Yes, I know, just 0.014% of the federal budget goes to PBS. Yes, I know, it’s absurd to hear Mitt Romney imply that he can fix the deficit by squeezing Big Bird. But the Obama campaign’s post-debate pivot to Mr. Snuffleupagus’s feathery friend is just as absurd. Yes, I know, Americans like Big Bird, but they’re not so wild about Big Government. And for those of us who believe that President Obama has an impressive record to defend, should he ever decide to defend it, it’s depressing to watch his team cast the policy crossroads that is the 2012 election as a referendum on an oversized Muppet.
This isn’t just about PBS, but let’s start with PBS. I’ve argued in the past that those of us who believe the federal government can be a force for good ought to recognize that it gets a bad name butting into areas where it’s not needed. My recent cover story on our subsidized lives made the liberal point that we rely far more on government than we realize, but also the conservative point that government has become far too ubiquitous. When PBS supporters point out that federal subsidies provide just 12% of its revenues, they’re making a case for abolishing those subsidies. If corporations, foundations and other funding sources are covering 88% of the PBS budget, why can’t they cover 100%? If the federal assistance is such a pittance, why drag Big Bird and Barney and Downton Abbey through the political mud every year? If you have kids, you know a money machine like Sesame Street does not need the federal dole; check out this picture of my daughter’s boo-boo that I tweeted last night.
Judging from my Twitter feed, the main argument for federal cash is that it keeps public television stations alive in rural areas, where kids would otherwise be subjected to nonstop commercial crap. It reminds me of arguments from red-state politicians pushing rural airports, rural sprawl roads, rural post offices, and other largesse for economically and environmentally unsustainable communities; the liberals who love PBS don’t usually like those arguments, which tend to valorize “the heartland” at the expense of the rest of the country. In any case, Sesame Street has gone way downhill, PBS no longer holds a monopoly on good programming for kids, and the right to watch commercial-free TV does not strike me as a basic human right. If private funders feel it’s important for South Dakotans to watch Big Bird, they can make that happen with their own tax-deductible contributions.
Of course, reasonable people can disagree about government funding for PBS. My larger point is that it’s a strange hilltop for President Obama to try to defend, given his reluctance to defend his historic push for universal health coverage, or his unprecedented investments in clean energy, or his massive stimulus bill that helped prevent a depression. Those achievements were need-to-do’s; PBS is a want-to-do. It’s no coincidence that PBS is one of the few budget items that the obfuscating Romney has publicly declared that he’d cut. Sure, Americans like Big Bird; they like Mickey Mouse, too, but they wouldn’t want to pay his salary. The implicit message behind the Big Bird attacks is that Obama will stand up to any attempts to trim government, which is bad politics, bad policy, and untrue.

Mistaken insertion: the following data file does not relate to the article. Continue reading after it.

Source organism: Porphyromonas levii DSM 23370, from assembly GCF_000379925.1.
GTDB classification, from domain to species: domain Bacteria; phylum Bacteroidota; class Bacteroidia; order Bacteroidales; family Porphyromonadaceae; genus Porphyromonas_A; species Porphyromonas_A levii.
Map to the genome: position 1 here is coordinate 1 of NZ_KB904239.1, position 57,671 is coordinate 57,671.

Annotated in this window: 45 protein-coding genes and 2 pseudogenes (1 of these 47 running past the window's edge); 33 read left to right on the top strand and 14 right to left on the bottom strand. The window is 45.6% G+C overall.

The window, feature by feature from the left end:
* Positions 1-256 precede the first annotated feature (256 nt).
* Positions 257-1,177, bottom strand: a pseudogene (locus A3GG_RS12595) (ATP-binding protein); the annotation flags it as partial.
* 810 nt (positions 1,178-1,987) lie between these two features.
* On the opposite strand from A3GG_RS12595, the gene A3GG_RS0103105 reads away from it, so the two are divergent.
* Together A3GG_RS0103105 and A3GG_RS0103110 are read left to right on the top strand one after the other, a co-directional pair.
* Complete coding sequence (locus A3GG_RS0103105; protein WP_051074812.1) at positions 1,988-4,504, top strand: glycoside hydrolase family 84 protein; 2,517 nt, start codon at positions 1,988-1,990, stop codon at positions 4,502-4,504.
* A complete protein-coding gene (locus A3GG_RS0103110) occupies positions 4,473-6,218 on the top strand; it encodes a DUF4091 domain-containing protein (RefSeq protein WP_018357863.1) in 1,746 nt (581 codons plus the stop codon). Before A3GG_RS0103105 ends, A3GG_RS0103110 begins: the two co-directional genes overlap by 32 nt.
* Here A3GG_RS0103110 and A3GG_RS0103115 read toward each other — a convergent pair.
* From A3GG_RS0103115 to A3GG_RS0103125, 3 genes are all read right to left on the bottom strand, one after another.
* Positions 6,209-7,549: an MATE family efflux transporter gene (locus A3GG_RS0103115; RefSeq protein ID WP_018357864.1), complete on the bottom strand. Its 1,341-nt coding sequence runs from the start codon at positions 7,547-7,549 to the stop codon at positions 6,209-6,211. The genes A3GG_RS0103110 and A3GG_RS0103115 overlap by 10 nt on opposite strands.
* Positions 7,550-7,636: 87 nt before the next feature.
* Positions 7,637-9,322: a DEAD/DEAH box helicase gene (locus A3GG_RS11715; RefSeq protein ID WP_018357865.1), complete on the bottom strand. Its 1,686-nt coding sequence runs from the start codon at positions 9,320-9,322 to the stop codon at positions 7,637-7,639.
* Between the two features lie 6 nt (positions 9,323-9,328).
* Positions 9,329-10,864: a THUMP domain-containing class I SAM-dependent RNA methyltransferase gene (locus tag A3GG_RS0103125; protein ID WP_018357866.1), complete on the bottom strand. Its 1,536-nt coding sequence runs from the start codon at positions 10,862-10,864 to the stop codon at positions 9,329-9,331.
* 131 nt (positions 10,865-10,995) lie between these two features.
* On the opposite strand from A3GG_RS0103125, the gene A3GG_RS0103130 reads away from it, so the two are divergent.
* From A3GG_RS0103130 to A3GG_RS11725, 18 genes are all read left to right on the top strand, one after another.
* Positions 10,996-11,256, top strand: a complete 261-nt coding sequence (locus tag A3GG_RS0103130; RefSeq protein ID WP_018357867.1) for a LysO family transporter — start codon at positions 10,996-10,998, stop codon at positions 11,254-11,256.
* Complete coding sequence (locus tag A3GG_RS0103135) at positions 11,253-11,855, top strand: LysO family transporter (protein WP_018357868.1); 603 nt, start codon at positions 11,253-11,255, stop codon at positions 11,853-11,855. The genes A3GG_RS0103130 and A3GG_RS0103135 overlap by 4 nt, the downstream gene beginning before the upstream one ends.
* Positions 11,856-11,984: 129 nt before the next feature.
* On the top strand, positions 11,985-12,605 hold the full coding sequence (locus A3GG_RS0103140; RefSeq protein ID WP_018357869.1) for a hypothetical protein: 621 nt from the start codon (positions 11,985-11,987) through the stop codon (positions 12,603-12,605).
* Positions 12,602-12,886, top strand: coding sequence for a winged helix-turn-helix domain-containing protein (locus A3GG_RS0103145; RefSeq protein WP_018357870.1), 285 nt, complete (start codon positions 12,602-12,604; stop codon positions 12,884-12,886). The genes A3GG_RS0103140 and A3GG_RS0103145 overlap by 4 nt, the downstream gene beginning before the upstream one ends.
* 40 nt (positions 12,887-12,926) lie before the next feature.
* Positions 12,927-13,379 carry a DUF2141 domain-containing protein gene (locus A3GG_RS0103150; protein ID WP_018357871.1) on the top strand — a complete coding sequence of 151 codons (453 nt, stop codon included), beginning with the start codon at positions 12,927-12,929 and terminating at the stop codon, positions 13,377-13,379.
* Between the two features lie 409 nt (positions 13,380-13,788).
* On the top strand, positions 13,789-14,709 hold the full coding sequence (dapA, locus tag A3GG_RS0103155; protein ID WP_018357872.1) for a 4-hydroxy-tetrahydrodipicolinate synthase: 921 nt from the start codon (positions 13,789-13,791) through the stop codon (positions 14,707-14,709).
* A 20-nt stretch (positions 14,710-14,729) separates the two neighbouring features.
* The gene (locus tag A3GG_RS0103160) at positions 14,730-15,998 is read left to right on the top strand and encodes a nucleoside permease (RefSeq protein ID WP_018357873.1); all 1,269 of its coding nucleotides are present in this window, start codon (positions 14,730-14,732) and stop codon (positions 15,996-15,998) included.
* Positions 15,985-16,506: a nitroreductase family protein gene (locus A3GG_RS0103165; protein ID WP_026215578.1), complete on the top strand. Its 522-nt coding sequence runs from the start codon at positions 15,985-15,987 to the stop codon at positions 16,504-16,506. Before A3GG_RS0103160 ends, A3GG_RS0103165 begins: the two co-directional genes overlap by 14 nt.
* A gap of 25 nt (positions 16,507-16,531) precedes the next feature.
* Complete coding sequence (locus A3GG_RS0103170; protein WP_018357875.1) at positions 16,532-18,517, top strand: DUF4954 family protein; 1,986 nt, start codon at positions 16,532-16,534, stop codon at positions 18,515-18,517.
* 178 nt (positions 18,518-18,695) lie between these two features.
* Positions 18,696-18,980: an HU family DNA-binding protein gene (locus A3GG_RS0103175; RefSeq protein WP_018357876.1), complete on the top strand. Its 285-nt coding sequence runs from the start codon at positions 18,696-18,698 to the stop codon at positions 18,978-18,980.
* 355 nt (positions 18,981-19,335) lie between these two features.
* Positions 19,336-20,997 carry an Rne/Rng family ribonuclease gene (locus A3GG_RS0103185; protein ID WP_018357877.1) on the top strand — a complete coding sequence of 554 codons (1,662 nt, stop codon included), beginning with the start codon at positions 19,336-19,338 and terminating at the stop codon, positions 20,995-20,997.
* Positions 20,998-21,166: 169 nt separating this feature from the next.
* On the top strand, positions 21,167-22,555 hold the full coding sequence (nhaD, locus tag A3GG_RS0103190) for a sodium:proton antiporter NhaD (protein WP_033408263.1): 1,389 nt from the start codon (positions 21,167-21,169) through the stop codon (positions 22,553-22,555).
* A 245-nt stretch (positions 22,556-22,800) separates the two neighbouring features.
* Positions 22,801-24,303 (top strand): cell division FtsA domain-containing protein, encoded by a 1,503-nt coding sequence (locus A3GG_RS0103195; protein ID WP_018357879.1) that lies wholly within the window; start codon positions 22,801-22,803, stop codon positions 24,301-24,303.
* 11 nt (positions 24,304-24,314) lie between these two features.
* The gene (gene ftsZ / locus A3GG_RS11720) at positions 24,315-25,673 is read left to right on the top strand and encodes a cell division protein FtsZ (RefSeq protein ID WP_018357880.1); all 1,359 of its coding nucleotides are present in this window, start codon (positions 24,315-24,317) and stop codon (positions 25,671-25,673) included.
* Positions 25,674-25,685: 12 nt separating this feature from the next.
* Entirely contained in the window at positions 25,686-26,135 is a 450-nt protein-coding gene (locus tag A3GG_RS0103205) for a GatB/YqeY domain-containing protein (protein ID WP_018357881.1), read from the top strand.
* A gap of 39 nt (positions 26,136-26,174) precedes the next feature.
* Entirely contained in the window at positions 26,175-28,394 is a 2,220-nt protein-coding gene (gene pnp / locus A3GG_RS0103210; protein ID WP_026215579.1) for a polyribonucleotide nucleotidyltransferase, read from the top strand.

Obama used to brag that “we do big things.” He often warned the Clinton Administration veterans in his White House that he didn’t intend to waste time on school uniforms. So it’s deflating to watch him running away from his record and campaigning on smallball. Some liberals say PBS subsidies are investments in education, which is a reasonable argument. But it’s odd how silent those liberals—and Obama—have been about the president’s larger investments in education, tens of billions of dollars in emergency aid that prevented hundreds of thousands of teacher layoffs during the Great Recession, extra help for Head Start and the most troubled schools, massive tuition assistance for low-income students. Republicans marched in lockstep against all of those efforts. Isn’t that a bigger deal than Big Bird?
The Obama campaign seems to be recognizing that it overplayed its Muppet hand; its latest ad points out that Romney supported budgets that would slash Medicaid for nursing homes, a much more vital government function. For months, the word out of Chicago was that Obama would make sure 2012 was a choice election, and it ought to be a stark choice: clean energy versus dirty energy, health insurance for all versus repealing health insurance for all, pro-choice versus pro-life, raising taxes on the wealthy versus promising to balance the budget without raising taxes or cutting anything significant. Just yesterday, Romney pledged to abolish the estate tax, which would expand the deficit to reward the heirs of billionaires and multi-millionaires like him. Now that’s worth a debate.
Romney and his party have cast themselves as the enemies of government. Obama has a powerful case to make that government can play a vital role in American progress, keeping us safe, providing a safety net, preventing economic calamity, building a prosperous future. He ought to make that case. But it’s not a case for Big Bird Government.